(usually at higher temperatures, where their resistance is lower). As with the RTD, the root cause

 of the inability to use a thermistor at low supply voltages has not yet been found - but remember

 that the lower the full-scale output, the more directly it is converted to a system based on the

 characteristics of an analog-to-digital converter The lower the sensitivity. Small-power 

applications also require increased circuit complexity to be sensitive to noise-induced errors. 

Thermistors can be operated over the temperature range of -100 ° C to + 500 ° C, although most 

thermistors are rated for a maximum operating temperature range of + 100 ° C to + 150 ° C.


The thermocouple includes the contacts of two wires made of different materials. For example, 

J-type thermocouple is made of iron and constantan. As shown in Fig. 3, the contact 1 is located 

at the temperature to be measured, while the contact 2 and the contact 3 are placed at different 

temperatures as measured with the LM35 analog temperature sensor. The output voltage is

 approximately proportional to the difference between these two temperature values.

Figure 3: Using the LM35 for thermocouple cold junction compensation

Because thermocouples have very low sensitivity (on the order of tens of microvolts per degree

 Celsius), you will need low-offset amplifiers to produce usable output voltages. In the operating

 range of the thermocouple, the non-linearity in the temperature-to-voltage transfer function 

often requires a compensation circuit or look-up table, as is the RTD and thermocouple. However,

 despite these drawbacks, thermocouples are still very popular, especially for ovens, water heaters

, kilns, test equipment and other industrial processes - because of the low thermal mass of the 

thermocouple and the operating temperature range Extended to 2300 ℃ or more) is very broad.

IC sensor

The IC sensor operates over a temperature range of -55 ° C to + 150 ° C - several IC sensors are

 available for operation up to + 200 ° C. There are various types of integrated IC sensors, but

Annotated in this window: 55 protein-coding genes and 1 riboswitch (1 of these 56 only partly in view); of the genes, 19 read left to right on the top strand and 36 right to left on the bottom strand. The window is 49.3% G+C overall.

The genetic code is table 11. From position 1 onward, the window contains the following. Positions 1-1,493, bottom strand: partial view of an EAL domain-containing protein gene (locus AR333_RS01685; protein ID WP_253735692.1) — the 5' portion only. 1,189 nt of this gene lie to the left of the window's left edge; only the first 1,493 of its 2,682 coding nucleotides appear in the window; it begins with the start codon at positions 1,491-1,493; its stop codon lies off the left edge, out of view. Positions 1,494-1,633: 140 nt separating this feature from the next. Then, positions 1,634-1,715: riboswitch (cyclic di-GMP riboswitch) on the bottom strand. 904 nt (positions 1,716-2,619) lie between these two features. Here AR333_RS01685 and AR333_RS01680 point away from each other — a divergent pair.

the four most common integrated IC sensors are analog output devices, digital interface devices,

 remote temperature sensors, and integrated IC sensors (temperature switches) with thermostat 

functions. Analog output devices (typically voltage outputs, but some also have current outputs) 

are the most passive solutions when they require an ADC to digitize the output signal. Digital 

Interface Devices Two-wire interfaces (I2C or PMBus) are most commonly used and have a built-in 


In addition to including a local temperature sensor, the remote temperature sensor also has one or

 more inputs to monitor the remote diode temperature - they are most often placed in a highly 

integrated digital IC such as a processor or field programmable gate array 】)in. The thermostat 

provides a simple alarm when the temperature threshold is reached.

The use of IC sensors offers a number of benefits, including: low power consumption; small package

 sizes (some small 0.8mm x 0.8mm); and low device cost for some applications. In addition, since 

the IC sensor is calibrated during the production test, no further calibration is necessary. They

 are commonly used in fitness track applications, wearable products, computing systems, data 

loggers and automotive applications.

Experienced board designers will use the most appropriate solution based on the end product

 requirements. Table 1 shows the relative strengths / weaknesses of each temperature sensor.

Table 1: RTD, thermistor, thermocouple and IC sensor relative advantages and disadvantages